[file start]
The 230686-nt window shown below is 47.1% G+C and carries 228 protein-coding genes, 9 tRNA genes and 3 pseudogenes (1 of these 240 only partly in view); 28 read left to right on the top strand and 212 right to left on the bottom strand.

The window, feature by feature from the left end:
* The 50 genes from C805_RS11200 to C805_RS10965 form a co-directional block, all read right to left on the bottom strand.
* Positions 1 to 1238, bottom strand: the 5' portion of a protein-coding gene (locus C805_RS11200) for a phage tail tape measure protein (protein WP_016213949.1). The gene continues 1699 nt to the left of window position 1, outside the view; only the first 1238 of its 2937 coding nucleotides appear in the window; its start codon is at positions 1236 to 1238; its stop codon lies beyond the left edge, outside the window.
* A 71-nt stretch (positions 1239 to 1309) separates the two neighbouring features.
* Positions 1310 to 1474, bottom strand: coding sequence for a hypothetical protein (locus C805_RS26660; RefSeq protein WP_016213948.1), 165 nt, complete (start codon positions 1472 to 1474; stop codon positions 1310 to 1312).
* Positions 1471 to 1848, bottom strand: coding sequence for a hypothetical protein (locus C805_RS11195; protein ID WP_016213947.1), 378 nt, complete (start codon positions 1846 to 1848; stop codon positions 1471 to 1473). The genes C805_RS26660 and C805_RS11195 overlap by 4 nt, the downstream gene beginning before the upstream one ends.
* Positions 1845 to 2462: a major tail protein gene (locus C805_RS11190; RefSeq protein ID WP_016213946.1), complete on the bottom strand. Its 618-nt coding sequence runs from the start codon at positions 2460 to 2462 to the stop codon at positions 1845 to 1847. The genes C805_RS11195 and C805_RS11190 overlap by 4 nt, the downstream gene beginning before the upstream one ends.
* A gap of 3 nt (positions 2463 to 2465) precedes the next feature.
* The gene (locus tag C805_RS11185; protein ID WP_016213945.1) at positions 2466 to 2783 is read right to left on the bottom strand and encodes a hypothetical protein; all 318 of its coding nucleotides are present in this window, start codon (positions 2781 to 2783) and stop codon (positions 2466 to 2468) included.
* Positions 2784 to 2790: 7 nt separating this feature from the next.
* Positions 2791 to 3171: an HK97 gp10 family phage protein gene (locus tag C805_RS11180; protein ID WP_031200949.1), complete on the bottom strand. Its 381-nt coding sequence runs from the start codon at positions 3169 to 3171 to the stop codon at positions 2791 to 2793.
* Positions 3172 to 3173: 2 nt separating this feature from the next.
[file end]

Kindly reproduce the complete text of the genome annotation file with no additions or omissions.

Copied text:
The 230686-nt window shown below is 47.1% G+C and carries 228 protein-coding genes, 9 tRNA genes and 3 pseudogenes (1 of these 240 only partly in view); 28 read left to right on the top strand and 212 right to left on the bottom strand.

The window, feature by feature from the left end:
* The 50 genes from C805_RS11200 to C805_RS10965 form a co-directional block, all read right to left on the bottom strand.
* Positions 1 to 1238, bottom strand: the 5' portion of a protein-coding gene (locus C805_RS11200) for a phage tail tape measure protein (protein WP_016213949.1). The gene continues 1699 nt to the left of window position 1, outside the view; only the first 1238 of its 2937 coding nucleotides appear in the window; its start codon is at positions 1236 to 1238; its stop codon lies beyond the left edge, outside the window.
* A 71-nt stretch (positions 1239 to 1309) separates the two neighbouring features.
* Positions 1310 to 1474, bottom strand: coding sequence for a hypothetical protein (locus C805_RS26660; RefSeq protein WP_016213948.1), 165 nt, complete (start codon positions 1472 to 1474; stop codon positions 1310 to 1312).
* Positions 1471 to 1848, bottom strand: coding sequence for a hypothetical protein (locus C805_RS11195; protein ID WP_016213947.1), 378 nt, complete (start codon positions 1846 to 1848; stop codon positions 1471 to 1473). The genes C805_RS26660 and C805_RS11195 overlap by 4 nt, the downstream gene beginning before the upstream one ends.
* Positions 1845 to 2462: a major tail protein gene (locus C805_RS11190; RefSeq protein ID WP_016213946.1), complete on the bottom strand. Its 618-nt coding sequence runs from the start codon at positions 2460 to 2462 to the stop codon at positions 1845 to 1847. The genes C805_RS11195 and C805_RS11190 overlap by 4 nt, the downstream gene beginning before the upstream one ends.
* A gap of 3 nt (positions 2463 to 2465) precedes the next feature.
* The gene (locus tag C805_RS11185; protein ID WP_016213945.1) at positions 2466 to 2783 is read right to left on the bottom strand and encodes a hypothetical protein; all 318 of its coding nucleotides are present in this window, start codon (positions 2781 to 2783) and stop codon (positions 2466 to 2468) included.
* Positions 2784 to 2790: 7 nt separating this feature from the next.
* Positions 2791 to 3171: an HK97 gp10 family phage protein gene (locus tag C805_RS11180; protein ID WP_031200949.1), complete on the bottom strand. Its 381-nt coding sequence runs from the start codon at positions 3169 to 3171 to the stop codon at positions 2791 to 2793.
* Positions 3172 to 3173: 2 nt separating this feature from the next.